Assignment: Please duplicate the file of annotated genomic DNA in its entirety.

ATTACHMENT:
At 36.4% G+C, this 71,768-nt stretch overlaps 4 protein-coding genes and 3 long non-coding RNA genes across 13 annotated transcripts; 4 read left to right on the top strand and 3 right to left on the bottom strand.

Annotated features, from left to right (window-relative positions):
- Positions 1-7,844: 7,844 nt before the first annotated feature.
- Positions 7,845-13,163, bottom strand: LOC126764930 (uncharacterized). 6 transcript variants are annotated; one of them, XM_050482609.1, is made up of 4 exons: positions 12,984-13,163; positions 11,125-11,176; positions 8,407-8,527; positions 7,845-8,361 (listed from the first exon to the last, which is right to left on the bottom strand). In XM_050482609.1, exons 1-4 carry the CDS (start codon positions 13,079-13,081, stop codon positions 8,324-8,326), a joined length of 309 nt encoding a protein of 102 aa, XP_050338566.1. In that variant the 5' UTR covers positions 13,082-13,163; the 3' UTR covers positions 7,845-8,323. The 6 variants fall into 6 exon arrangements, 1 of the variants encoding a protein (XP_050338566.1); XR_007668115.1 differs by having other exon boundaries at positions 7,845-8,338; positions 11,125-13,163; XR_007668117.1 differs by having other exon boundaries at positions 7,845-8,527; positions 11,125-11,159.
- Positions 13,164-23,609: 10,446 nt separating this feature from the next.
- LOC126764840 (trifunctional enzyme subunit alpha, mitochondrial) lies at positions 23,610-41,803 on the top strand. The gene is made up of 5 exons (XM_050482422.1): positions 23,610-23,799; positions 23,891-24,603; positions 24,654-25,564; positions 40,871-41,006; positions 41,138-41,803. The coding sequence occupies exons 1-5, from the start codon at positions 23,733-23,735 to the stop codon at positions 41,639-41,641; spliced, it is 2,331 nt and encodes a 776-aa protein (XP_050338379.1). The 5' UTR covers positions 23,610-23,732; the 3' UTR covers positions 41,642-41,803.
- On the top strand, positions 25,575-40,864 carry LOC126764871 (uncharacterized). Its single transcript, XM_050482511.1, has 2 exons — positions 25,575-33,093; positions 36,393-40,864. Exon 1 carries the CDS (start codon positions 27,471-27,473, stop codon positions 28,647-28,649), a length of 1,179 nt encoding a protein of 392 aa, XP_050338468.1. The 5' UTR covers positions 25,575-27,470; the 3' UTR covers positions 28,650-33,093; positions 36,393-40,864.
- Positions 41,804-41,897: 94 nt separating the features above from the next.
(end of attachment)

At 36.4% G+C, this 71,768-nt stretch overlaps 4 protein-coding genes and 3 long non-coding RNA genes across 13 annotated transcripts; 4 read left to right on the top strand and 3 right to left on the bottom strand.

Annotated features, from left to right (window-relative positions):
- Positions 1-7,844: 7,844 nt before the first annotated feature.
- Positions 7,845-13,163, bottom strand: LOC126764930 (uncharacterized). 6 transcript variants are annotated; one of them, XM_050482609.1, is made up of 4 exons: positions 12,984-13,163; positions 11,125-11,176; positions 8,407-8,527; positions 7,845-8,361 (listed from the first exon to the last, which is right to left on the bottom strand). In XM_050482609.1, exons 1-4 carry the CDS (start codon positions 13,079-13,081, stop codon positions 8,324-8,326), a joined length of 309 nt encoding a protein of 102 aa, XP_050338566.1. In that variant the 5' UTR covers positions 13,082-13,163; the 3' UTR covers positions 7,845-8,323. The 6 variants fall into 6 exon arrangements, 1 of the variants encoding a protein (XP_050338566.1); XR_007668115.1 differs by having other exon boundaries at positions 7,845-8,338; positions 11,125-13,163; XR_007668117.1 differs by having other exon boundaries at positions 7,845-8,527; positions 11,125-11,159.
- Positions 13,164-23,609: 10,446 nt separating this feature from the next.
- LOC126764840 (trifunctional enzyme subunit alpha, mitochondrial) lies at positions 23,610-41,803 on the top strand. The gene is made up of 5 exons (XM_050482422.1): positions 23,610-23,799; positions 23,891-24,603; positions 24,654-25,564; positions 40,871-41,006; positions 41,138-41,803. The coding sequence occupies exons 1-5, from the start codon at positions 23,733-23,735 to the stop codon at positions 41,639-41,641; spliced, it is 2,331 nt and encodes a 776-aa protein (XP_050338379.1). The 5' UTR covers positions 23,610-23,732; the 3' UTR covers positions 41,642-41,803.
- On the top strand, positions 25,575-40,864 carry LOC126764871 (uncharacterized). Its single transcript, XM_050482511.1, has 2 exons — positions 25,575-33,093; positions 36,393-40,864. Exon 1 carries the CDS (start codon positions 27,471-27,473, stop codon positions 28,647-28,649), a length of 1,179 nt encoding a protein of 392 aa, XP_050338468.1. The 5' UTR covers positions 25,575-27,470; the 3' UTR covers positions 28,650-33,093; positions 36,393-40,864.
- Positions 41,804-41,897: 94 nt separating the features above from the next.